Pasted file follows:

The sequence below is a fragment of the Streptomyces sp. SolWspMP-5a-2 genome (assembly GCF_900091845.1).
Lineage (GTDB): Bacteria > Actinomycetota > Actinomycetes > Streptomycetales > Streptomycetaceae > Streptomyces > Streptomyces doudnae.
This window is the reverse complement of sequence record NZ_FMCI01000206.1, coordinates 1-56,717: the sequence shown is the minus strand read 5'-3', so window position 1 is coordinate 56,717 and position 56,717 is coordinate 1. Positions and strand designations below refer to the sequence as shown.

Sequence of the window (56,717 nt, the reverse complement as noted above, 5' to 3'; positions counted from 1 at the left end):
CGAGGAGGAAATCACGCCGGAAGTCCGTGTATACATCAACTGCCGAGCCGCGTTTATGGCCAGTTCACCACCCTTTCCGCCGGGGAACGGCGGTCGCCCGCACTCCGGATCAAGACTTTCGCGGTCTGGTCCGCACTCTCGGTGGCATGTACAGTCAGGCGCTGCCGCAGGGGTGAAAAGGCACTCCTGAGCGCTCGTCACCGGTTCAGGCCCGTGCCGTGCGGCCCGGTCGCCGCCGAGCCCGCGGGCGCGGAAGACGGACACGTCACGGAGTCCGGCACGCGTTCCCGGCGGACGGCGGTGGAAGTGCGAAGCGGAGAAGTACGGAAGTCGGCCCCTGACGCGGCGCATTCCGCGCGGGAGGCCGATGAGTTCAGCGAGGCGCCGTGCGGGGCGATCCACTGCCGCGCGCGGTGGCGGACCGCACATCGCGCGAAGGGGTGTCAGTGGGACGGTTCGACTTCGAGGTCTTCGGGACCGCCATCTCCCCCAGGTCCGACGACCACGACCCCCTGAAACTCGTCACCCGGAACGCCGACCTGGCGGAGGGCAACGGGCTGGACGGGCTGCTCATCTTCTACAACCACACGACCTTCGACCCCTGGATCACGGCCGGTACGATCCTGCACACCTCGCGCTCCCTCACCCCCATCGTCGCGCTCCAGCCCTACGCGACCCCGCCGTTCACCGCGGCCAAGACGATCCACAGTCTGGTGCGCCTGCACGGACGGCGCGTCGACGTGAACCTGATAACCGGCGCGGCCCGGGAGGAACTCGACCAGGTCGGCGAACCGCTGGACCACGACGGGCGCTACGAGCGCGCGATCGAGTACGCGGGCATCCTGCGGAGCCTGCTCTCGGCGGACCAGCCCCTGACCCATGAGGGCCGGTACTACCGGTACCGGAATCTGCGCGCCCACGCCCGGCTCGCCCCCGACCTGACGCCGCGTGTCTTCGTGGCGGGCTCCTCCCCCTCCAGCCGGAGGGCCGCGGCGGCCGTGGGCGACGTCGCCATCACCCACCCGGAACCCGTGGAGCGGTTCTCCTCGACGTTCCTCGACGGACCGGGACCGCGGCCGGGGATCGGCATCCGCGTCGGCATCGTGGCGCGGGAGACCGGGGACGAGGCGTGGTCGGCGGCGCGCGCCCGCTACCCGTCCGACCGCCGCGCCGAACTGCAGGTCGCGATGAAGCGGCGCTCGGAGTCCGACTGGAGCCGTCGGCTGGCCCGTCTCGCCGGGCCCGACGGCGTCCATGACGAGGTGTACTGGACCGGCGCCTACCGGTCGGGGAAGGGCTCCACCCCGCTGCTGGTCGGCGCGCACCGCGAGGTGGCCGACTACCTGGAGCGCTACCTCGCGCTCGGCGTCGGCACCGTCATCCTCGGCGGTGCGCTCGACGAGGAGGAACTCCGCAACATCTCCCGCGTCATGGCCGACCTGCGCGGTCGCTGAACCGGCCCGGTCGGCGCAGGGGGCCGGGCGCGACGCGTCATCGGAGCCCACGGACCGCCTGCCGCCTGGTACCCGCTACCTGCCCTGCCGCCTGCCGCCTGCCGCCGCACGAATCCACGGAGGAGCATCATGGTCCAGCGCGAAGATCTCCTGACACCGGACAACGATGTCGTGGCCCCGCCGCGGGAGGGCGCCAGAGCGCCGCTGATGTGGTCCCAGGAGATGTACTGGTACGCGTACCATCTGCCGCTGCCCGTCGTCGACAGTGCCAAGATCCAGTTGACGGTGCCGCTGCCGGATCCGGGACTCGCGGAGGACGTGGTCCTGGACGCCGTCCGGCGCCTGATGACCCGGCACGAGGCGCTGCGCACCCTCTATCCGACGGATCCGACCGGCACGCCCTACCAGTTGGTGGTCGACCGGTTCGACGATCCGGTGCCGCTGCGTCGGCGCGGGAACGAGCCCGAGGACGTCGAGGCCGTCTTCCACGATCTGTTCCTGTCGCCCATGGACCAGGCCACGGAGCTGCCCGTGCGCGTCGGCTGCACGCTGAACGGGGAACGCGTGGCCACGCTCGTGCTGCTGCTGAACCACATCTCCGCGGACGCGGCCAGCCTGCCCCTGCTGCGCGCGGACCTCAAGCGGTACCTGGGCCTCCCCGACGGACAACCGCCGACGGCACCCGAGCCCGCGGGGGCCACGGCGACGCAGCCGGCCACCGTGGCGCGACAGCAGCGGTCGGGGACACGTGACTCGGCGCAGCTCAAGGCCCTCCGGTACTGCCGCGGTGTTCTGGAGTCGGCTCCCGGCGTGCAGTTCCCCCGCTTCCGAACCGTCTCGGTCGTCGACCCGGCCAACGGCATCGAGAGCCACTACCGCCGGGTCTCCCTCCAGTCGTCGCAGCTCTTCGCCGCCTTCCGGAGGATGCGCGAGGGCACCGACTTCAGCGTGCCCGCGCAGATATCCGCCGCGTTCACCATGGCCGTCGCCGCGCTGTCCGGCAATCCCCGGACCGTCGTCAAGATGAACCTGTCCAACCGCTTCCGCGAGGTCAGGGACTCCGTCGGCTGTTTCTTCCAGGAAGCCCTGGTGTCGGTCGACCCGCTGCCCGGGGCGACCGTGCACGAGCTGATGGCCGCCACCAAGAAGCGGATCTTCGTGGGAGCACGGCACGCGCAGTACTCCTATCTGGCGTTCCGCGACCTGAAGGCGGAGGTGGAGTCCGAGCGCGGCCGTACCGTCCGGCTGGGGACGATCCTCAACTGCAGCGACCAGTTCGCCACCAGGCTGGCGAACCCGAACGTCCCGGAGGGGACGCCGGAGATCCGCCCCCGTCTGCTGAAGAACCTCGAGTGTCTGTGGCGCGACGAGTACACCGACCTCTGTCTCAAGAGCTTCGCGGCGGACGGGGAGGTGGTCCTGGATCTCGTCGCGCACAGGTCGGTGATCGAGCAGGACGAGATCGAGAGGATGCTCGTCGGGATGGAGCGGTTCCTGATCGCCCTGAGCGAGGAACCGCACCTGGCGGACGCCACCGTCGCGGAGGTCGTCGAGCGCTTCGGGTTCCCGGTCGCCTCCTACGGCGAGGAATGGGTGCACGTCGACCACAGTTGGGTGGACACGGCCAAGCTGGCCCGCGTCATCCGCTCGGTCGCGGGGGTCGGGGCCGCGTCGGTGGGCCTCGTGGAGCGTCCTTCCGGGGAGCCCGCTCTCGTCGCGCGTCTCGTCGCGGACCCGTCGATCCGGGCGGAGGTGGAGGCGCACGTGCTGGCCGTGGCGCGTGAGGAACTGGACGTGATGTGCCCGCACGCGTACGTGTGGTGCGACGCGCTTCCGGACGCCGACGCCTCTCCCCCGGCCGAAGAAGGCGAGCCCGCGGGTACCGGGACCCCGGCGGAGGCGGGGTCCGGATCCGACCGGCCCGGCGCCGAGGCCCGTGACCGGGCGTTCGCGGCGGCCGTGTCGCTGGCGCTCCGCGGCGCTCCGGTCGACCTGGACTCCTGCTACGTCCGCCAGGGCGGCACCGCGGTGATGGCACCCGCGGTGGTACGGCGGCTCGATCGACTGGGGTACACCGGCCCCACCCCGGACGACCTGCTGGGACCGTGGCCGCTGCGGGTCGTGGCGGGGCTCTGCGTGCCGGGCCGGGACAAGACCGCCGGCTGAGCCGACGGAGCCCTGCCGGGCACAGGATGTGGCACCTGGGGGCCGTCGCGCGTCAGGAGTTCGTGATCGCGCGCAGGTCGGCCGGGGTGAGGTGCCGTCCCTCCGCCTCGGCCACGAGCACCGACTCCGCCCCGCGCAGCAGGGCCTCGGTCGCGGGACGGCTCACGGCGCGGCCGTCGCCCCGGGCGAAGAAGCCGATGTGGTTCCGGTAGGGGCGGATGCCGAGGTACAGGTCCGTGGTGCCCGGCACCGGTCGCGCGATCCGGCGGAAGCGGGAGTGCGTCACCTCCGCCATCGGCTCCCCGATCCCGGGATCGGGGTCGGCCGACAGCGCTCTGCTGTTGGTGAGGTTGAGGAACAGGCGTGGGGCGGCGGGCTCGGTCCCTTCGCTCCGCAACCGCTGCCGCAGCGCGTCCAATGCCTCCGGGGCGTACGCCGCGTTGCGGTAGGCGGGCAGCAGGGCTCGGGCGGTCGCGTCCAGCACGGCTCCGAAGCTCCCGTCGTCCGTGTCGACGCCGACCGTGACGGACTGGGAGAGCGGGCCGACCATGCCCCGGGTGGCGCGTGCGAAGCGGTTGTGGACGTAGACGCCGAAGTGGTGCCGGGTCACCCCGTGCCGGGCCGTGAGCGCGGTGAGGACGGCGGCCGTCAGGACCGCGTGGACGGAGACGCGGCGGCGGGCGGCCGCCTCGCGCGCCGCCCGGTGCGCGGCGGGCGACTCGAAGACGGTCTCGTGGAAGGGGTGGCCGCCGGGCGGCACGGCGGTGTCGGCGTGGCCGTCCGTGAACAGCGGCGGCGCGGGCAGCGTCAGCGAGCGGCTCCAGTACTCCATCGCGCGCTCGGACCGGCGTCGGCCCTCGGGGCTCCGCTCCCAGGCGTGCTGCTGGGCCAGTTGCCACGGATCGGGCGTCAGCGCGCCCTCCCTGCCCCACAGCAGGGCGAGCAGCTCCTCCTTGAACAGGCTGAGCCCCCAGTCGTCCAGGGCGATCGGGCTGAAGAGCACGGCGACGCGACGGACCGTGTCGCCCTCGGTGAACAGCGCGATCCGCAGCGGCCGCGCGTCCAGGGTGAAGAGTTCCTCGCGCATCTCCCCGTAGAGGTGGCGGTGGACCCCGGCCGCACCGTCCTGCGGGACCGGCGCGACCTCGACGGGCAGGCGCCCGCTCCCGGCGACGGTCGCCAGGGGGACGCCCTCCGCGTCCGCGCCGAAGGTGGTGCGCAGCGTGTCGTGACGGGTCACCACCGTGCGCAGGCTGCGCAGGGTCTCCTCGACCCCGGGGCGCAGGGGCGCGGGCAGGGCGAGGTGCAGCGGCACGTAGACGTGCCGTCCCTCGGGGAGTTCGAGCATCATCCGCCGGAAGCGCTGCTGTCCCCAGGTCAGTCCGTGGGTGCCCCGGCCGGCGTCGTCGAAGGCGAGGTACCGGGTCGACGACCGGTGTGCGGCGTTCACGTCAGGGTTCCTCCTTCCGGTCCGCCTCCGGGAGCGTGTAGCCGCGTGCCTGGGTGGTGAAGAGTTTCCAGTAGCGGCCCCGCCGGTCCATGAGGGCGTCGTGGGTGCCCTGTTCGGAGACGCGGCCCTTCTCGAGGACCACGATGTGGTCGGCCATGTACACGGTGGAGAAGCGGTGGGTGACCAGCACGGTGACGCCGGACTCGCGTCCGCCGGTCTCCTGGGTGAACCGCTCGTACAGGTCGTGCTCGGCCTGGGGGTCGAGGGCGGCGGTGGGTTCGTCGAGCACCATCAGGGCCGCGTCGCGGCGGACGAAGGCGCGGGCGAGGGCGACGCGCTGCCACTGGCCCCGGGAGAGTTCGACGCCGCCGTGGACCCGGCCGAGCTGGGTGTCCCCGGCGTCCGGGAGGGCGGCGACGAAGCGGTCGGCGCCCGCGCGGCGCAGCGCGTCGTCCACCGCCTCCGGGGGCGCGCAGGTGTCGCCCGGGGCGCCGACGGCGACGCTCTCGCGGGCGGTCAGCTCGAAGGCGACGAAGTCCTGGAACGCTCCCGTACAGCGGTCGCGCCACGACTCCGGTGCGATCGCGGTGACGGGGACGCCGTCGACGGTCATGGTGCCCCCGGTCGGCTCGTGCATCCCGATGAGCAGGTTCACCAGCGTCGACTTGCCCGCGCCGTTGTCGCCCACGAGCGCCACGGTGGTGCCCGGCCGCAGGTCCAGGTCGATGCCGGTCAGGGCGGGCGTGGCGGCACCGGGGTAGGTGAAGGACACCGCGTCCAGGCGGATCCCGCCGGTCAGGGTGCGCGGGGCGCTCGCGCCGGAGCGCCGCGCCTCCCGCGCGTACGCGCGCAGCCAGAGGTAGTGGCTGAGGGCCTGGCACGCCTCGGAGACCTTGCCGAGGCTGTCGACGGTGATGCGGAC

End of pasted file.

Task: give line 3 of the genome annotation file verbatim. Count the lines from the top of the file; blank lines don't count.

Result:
This window is the reverse complement of sequence record NZ_FMCI01000206.1, coordinates 1-56,717: the sequence shown is the minus strand read 5'-3', so window position 1 is coordinate 56,717 and position 56,717 is coordinate 1. Positions and strand designations below refer to the sequence as shown.